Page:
Condomania: North Texas’ condo market is even hotter than single-family sales
Dallas Morning News | Steve Brown | August 13, 2021
If you think the Dallas-Fort Worth housing market is hot, take a look at the condo market.
Sales of condominiums and townhouses are up by almost 50% in North Texas this year.
And while the single-family home sales market may have peaked — with year-over-year sales down for the last two months — condo sales are headed even higher.
Nicholas Cirigliano, who recently moved here from New York for his job, just bought a condo in Dallas’ Uptown district.
He’s one of the first buyers in the One Uptown residential tower on McKinney Avenue, a three-year-old luxury high-rise that’s converting from rentals to ownership.
“I rented for a year in Victory Park,” says Cirigliano, who works for a global tech firm. “I thought about a single-family home.
“But I’m 25 and want to be in the center of everything,” he said. “This more suited my lifestyle.”
Cirigliano said location was his prime consideration in picking the one-bedroom condo.
“Coming from New York, you are able to walk everywhere from this building,” he said. “That was the number one factor.”
The 20-story One Uptown tower at McKinney and Routh Street includes 196 luxury rental units and 18,000 square feet of lower-floor restaurant and retail space.
It’s the first Dallas luxury rental community to be converted to ownership in many years.
“There are opportunities for buyers in the condo market,” said Al Coker of Al Coker & Associates, which is marketing the condos to buyers. “Looking at the cost of all the new high-rise construction, the new condos start at $1 million and up.”
Coker said a 590-square-foot studio unit in the One Uptown building is priced around $260,000.
“Last week we sold 10 units, and we have so far had about 32 total sales,” he said. “A lot of people who have been living in Uptown and paying $3-a-foot in rent can afford to buy something.”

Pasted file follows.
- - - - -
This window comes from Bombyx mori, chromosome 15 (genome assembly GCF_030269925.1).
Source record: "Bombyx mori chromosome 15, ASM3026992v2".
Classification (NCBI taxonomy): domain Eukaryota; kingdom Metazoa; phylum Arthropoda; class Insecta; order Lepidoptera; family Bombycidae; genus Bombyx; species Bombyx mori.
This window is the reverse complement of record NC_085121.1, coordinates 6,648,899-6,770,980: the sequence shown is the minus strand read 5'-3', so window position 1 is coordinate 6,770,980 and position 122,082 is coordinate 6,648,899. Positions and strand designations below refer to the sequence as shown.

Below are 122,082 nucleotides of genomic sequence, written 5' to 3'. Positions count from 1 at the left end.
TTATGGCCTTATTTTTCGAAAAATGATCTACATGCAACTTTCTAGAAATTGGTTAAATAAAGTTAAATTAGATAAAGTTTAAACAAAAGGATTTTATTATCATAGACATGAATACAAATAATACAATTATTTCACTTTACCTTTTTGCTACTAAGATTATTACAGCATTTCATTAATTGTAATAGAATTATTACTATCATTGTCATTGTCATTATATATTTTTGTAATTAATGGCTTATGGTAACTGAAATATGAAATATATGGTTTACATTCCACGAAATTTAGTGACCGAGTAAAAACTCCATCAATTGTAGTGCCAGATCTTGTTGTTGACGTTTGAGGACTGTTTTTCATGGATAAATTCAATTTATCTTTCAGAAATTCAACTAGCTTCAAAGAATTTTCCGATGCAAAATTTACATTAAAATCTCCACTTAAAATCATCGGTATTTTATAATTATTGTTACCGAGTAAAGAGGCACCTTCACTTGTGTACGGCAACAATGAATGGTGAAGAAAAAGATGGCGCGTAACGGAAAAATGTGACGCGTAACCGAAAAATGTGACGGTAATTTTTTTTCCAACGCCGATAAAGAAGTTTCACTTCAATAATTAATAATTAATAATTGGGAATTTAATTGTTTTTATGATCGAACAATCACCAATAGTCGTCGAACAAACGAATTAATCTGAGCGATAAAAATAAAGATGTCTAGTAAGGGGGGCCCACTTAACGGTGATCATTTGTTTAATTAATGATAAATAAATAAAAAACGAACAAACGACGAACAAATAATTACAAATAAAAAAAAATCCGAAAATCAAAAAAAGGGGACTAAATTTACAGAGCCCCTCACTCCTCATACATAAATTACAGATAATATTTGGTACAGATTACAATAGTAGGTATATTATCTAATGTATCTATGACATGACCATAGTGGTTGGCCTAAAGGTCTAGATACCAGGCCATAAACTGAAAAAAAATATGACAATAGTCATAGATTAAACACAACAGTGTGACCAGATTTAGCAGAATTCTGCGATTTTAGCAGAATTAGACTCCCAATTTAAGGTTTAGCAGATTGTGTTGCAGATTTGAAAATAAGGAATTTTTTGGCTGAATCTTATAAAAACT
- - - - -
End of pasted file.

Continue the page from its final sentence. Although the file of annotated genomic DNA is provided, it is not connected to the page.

So far the high-rise has attracted a variety of buyers, from first-timers to more mature buyers looking to downsize.
“We’ve had a few empty nesters,” Coker said. “We have a couple of people who live out in the country and want a second home.
“I see a lot of New York license plates lately, and they are condo dwellers,” he said. “They are not ready to move out into the suburbs and buy a house.”
Condos and townhouses can be a bargain compared with single-family homes.
So far this year in North Texas, the median price of condos and townhouses sold by real estate agents has been $287,500 — almost $40,000 less than a median-priced single-family home.
And there are smaller Dallas-area condos listed for sale at less than $150,000.
“Because the price is lower, it makes buying easier if you are entry level,” said Dr. James Gaines, economist with the Texas Real Estate Research Center. “Condos are generally in the urban settings, so a young millennial might want to live there.
“There is an ability to have a better home than living in an apartment.”
And he said some baby boomers might find the lock-it-and-leave-it lifestyle attractive when they travel.
“They are tired of mowing the yard and are buying both townhomes and condos,” Gaines said. “It’s really a bifurcated market with both very affordable and very expensive condos.
“The low-end market is extremely attractive for that entry-level buyer.”